The aim of this study was to test the accuracy of two screening instruments in UK Community health services: Modified Checklist for Autism in Toddlers (M-CHAT) and Social Communication Questionnaire (SCQ) for autism spectrum disorder (ASD). A two-stage screening and in-depth assessment procedure, combined with sampling stratification and statistical weighting, allowed the accuracy of the screens to be estimated in the entire population of referred children.The study included all referrals of children aged 18 to 48months to community paediatric and speech and language therapy services in two London districts over a 12-month period between September 2004 and September 2005. Parents of 808 children were approached; screen data were obtained on 543 children (67.2%). A stratified subsample of 120 children received an in-depth assessment for ASD as defined by the International Statistical Classification of Diseases and Related Health Problems, 10th edition. Community clinician judgement of likely ASD was available for 98 out of the 120 children.The sensitivity and specificity were 64% (95% confidence intervals; range 51-80%) and 75% (63-85%) for the SCQ, and 82% (72-92%) and 50% (33-64%) for M-CHAT. There was no evidence that the area under the curve differed between the two screening instruments. There was also no evidence that clinician judgement of likely ASD differed from either of the screening tests. The screening tests did not perform well to confirm preliminary clinical judgement to refer (in series), nor as an alternative indicator for referral (in parallel).While screening tests may provide useful information, their accuracy is moderate. Screening information in isolation should not be used to make referral decisions regarding specialized ASD assessment.


Palmer E.,Oxleas NHS Foundation Trust | Ketteridge C.,Borders General Hospital | Parr J.R.,Newcastle University | Baird G.,Newcomen Center | Le Couteur A.,Newcastle University
Archives of Disease in Childhood | Year: 2011

Objectives: To assess in the context of a publically funded healthcare system, change in UK autism spectrum disorder (ASD) clinical diagnostic practice following the recommendations of the National Autism Plan for Children (NAP-C 2003). Methods: In 2007, a questionnaire based on standards from the NAP-C was sent to UK child development teams (CDTs); results were compared with 2001 data from the National Initiative for Autism Screening and Assessment. Main findings: Responses were received from 149 of 243 UK CDTs (61%). Most teams used standardised autism diagnostic assessments. There was greater access to members of the multidisciplinary team than in 2001. Only one-third of teams had a defined timescale for completion of assessment; of those teams, about half met the recommended NAP-C target. Conclusions: Since 2001, there has been an improvement in diagnostic services for children with ASD, however, inequalities remain. Providers should continue to improve services in order to deliver timely and comprehensive assessments for children with ASD.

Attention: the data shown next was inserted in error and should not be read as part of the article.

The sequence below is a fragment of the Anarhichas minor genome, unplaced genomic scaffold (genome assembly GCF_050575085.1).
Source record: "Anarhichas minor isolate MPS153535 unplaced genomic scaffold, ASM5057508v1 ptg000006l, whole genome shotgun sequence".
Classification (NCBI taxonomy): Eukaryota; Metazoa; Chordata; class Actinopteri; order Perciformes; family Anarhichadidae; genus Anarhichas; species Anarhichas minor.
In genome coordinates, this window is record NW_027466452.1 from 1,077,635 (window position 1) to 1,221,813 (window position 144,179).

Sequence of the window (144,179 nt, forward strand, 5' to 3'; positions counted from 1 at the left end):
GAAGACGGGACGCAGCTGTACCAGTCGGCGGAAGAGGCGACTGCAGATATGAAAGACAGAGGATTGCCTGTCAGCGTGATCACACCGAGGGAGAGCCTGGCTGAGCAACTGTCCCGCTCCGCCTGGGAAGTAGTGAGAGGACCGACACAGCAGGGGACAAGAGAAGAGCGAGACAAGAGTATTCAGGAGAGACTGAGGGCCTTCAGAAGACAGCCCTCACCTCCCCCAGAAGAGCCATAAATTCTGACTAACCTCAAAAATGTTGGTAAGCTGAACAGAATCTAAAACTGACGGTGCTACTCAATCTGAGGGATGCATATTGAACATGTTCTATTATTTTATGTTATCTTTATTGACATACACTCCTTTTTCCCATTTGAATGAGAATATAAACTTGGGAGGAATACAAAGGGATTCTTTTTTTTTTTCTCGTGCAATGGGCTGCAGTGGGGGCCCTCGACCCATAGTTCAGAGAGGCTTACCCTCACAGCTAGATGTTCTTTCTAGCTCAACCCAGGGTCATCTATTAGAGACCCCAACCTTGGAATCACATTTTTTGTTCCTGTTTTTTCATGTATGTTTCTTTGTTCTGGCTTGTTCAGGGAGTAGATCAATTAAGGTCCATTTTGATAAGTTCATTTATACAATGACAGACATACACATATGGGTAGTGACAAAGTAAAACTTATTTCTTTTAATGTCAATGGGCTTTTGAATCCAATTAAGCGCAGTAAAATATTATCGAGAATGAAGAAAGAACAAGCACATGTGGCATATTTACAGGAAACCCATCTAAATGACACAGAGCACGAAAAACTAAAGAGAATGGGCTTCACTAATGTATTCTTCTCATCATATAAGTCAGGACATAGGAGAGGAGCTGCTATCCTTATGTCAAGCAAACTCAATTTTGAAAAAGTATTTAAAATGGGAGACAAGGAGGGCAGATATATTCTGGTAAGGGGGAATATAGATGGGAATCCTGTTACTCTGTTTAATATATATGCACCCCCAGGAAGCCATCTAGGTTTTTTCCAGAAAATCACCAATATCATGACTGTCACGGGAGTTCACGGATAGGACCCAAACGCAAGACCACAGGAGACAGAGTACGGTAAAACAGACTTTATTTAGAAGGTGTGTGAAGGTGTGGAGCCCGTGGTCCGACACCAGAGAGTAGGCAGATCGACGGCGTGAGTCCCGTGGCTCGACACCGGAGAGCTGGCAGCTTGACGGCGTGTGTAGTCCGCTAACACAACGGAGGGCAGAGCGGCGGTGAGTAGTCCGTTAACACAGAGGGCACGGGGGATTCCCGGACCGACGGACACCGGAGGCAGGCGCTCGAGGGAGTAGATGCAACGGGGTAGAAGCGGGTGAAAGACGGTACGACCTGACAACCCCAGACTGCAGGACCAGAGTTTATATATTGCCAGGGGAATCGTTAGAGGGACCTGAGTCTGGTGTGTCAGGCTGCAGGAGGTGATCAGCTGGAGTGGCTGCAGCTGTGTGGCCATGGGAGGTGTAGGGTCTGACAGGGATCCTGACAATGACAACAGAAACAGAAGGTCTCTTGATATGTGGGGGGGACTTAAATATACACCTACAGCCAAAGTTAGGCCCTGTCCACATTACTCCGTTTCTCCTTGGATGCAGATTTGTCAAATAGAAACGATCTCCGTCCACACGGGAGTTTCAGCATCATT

Baird G.,Newcomen Center | Norbury C.F.,University College London
Archives of Disease in Childhood | Year: 2015

Changes have been made to the diagnostic criteria for autism spectrum disorder (ASD) in the recent revision of the Diagnostic and Statistical Manual of Mental Disorders (DSM-5), and similar changes are likely in the WHO International Classification of Diseases (ICD-11) due in 2017. In light of these changes, a new clinical disorder, social (pragmatic) communication disorder (SPCD), was added to the neurodevelopmental disorders section of DSM-5. This article describes the key features of ASD, SPCD and the draft ICD-11 approach to pragmatic language impairment, highlighting points of overlap between the disorders and criteria for differential diagnosis. © 2015 BMJ Publishing Group Ltd & Royal College of Paediatrics and Child Health.


PubMed | Newcomen Center and University College London
Type: Journal Article | Journal: Archives of disease in childhood | Year: 2016

Changes have been made to the diagnostic criteria for autism spectrum disorder (ASD) in the recent revision of the Diagnostic and Statistical Manual of Mental Disorders (DSM-5), and similar changes are likely in the WHO International Classification of Diseases (ICD-11) due in 2017. In light of these changes, a new clinical disorder, social (pragmatic) communication disorder (SPCD), was added to the neurodevelopmental disorders section of DSM-5. This article describes the key features of ASD, SPCD and the draft ICD-11 approach to pragmatic language impairment, highlighting points of overlap between the disorders and criteria for differential diagnosis.